In the first we listen to an Australian nurse living in Ethiopia who is directly in the midst of the pain of the struggle where the oppression of the people is very close. She explains why she is driven to strive for justice.

In the second, at a 1977 Assembly of Sisters of Mercy, Patrick O’Sullivan sj reflects on our own personal world, that of religious life. How do struggle and contemplation belong together? 

The third is a worldview from Pope Benedict XVI at the time of the global financial crisis in 2009 - “Caritas in Veritate” (Charity in Truth). He tells us straight why, as Christians, love demands of us this struggle and prayer.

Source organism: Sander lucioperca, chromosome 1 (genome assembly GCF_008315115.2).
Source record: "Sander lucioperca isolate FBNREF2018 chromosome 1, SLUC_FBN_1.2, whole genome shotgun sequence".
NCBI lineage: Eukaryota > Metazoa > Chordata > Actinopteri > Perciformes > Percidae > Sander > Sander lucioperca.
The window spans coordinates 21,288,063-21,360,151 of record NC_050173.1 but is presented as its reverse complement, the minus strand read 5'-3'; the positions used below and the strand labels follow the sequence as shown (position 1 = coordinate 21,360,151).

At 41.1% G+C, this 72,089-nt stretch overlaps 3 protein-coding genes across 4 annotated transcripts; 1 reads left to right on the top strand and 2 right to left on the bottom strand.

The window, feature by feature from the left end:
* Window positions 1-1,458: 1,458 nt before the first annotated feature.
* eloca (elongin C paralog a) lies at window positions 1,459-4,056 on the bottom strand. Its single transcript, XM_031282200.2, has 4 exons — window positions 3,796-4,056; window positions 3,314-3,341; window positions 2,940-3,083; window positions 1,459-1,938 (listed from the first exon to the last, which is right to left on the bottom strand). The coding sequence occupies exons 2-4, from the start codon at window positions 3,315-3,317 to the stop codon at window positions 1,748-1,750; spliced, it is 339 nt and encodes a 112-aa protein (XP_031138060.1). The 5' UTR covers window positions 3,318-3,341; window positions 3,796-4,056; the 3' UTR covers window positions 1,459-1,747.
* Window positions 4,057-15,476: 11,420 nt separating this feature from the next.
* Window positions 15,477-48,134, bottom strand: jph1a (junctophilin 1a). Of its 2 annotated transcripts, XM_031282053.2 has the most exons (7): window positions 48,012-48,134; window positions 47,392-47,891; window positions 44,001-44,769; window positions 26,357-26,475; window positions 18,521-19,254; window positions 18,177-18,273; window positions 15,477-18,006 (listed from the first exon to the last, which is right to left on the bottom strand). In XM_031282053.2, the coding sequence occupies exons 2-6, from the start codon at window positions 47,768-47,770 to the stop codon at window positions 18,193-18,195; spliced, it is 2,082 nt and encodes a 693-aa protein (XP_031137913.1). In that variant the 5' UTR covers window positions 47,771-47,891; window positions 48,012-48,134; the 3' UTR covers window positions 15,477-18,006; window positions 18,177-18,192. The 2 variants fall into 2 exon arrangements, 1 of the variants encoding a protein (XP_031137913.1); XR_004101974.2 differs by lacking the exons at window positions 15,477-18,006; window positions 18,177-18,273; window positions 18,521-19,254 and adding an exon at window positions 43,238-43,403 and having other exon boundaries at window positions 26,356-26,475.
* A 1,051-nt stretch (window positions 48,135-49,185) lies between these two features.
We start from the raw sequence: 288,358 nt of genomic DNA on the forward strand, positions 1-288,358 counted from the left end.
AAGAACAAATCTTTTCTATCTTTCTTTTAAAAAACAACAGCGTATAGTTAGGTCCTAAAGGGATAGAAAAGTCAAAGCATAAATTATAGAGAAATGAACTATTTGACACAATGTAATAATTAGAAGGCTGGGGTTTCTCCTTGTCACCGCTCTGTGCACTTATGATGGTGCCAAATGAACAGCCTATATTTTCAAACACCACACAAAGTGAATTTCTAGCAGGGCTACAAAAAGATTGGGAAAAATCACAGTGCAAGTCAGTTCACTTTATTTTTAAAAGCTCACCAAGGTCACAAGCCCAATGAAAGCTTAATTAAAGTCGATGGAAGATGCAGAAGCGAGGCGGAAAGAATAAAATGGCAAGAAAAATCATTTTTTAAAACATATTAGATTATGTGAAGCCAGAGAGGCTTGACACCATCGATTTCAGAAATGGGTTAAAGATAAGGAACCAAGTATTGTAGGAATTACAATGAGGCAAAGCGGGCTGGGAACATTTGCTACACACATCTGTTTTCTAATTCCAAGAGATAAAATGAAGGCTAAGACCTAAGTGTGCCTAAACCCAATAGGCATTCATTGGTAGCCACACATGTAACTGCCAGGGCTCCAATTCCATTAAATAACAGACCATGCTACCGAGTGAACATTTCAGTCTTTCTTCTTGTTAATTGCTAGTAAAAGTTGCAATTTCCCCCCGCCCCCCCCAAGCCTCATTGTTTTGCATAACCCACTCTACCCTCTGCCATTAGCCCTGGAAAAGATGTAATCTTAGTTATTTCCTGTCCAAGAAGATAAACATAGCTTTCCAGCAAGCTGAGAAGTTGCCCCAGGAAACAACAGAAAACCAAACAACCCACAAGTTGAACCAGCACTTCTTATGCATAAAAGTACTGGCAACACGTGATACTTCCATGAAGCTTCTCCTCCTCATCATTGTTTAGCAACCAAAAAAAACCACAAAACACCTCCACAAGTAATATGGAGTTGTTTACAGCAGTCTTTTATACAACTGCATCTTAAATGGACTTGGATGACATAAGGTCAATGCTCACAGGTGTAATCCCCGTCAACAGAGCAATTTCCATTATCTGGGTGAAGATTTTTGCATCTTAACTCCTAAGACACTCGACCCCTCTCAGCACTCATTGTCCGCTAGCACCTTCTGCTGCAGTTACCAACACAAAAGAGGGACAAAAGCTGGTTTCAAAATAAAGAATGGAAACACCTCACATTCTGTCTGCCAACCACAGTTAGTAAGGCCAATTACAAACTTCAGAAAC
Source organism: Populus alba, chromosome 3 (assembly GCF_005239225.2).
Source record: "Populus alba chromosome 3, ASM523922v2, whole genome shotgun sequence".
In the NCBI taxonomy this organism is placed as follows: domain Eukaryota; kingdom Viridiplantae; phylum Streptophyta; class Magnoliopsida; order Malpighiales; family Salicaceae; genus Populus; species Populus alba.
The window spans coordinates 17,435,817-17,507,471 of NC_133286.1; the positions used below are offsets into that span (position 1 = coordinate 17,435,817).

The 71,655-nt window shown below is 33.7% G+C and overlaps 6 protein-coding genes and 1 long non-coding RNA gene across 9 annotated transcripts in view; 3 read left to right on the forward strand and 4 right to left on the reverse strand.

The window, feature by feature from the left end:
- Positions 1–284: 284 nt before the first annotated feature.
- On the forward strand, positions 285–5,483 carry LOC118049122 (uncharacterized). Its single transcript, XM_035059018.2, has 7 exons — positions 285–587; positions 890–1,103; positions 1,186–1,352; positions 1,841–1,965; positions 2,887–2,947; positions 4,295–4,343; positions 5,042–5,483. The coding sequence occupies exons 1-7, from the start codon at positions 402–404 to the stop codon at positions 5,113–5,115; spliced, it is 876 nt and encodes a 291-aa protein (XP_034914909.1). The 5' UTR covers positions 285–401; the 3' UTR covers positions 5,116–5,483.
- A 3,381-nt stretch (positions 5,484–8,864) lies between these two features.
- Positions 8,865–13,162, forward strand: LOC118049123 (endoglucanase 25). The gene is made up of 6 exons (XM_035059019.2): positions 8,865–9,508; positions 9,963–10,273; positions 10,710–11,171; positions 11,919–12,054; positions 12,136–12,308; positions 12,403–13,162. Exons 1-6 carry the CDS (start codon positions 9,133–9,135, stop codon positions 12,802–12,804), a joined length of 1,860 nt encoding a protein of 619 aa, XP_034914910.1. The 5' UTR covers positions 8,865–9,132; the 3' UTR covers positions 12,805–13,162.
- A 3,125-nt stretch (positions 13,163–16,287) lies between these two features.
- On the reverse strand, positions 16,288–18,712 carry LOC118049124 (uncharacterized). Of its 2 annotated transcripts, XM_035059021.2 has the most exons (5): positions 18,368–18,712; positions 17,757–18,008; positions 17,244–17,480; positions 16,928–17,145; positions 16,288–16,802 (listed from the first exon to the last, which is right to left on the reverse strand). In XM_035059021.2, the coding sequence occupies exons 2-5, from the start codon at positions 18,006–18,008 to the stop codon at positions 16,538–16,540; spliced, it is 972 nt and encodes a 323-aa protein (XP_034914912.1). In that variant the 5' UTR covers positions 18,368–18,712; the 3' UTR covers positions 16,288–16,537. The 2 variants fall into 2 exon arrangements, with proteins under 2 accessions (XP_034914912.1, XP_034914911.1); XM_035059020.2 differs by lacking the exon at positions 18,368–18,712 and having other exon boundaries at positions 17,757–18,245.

For more information please download the PDF below

 

 Struggle and Contemplation

Mercy Advocacy: Thy Kingdon Come - 2013

The heart of advocacy for us as Sisters is to seek to help build the kingdom of God.  The following reflection on the petition ‘thy kingdom come’ is part of a book “The Lord’s Prayer” by the Franciscan, Leonardo Boff, meditating on the Our Father. Let us pray the Our Father this year in particular for the dispossessed, refugees, indigenous people and for the homeless. Pray, too, this year that the ‘engine room for advocacy that we are all seeking to create will be a support to our efforts to give witness to the kingdom of God.

 

For more information please download the PDF below

Thy Kingdom Come

Mercy Advocacy

 

Help put an end to the indefinite detention of refugees in Australia

 

Please sign the attached petition

 

Call to Action